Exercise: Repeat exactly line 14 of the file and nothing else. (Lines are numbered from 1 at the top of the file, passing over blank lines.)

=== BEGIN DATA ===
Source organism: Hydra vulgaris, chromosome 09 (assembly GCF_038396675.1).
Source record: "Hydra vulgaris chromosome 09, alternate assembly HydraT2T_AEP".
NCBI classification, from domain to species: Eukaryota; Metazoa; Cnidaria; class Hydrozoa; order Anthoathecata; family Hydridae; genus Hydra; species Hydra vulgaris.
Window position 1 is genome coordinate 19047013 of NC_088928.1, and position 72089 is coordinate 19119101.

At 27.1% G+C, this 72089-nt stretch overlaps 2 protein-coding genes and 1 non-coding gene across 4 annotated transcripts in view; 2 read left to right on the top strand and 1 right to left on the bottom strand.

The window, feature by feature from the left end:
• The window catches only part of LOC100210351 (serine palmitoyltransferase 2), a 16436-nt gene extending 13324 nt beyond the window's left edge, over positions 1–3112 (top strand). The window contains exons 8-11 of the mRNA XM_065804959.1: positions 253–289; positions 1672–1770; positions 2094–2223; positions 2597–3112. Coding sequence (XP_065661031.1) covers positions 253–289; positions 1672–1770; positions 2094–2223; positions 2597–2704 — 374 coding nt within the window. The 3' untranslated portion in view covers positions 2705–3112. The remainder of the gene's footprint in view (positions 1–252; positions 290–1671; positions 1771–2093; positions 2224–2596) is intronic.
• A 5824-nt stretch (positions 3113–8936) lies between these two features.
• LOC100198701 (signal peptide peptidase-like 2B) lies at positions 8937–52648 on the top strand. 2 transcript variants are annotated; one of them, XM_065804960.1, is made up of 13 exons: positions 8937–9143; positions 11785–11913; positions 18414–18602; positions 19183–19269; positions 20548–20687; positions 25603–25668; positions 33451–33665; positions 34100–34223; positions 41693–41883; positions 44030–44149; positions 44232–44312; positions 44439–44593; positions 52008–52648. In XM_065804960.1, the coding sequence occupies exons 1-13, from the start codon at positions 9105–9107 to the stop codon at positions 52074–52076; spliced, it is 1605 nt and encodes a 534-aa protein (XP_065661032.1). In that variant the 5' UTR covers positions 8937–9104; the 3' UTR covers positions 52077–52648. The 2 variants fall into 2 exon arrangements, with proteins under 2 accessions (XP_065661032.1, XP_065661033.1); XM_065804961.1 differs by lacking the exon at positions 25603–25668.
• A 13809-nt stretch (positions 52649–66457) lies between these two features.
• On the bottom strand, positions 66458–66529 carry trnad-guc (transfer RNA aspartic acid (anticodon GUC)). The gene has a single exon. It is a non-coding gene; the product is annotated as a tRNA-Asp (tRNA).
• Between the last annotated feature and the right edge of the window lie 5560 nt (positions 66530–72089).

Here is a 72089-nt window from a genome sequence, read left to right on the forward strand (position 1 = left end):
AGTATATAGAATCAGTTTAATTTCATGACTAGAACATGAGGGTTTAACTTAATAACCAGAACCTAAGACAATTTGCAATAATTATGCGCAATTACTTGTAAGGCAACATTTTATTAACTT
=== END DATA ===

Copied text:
AGTATATAGAATCAGTTTAATTTCATGACTAGAACATGAGGGTTTAACTTAATAACCAGAACCTAAGACAATTTGCAATAATTATGCGCAATTACTTGTAAGGCAACATTTTATTAACTT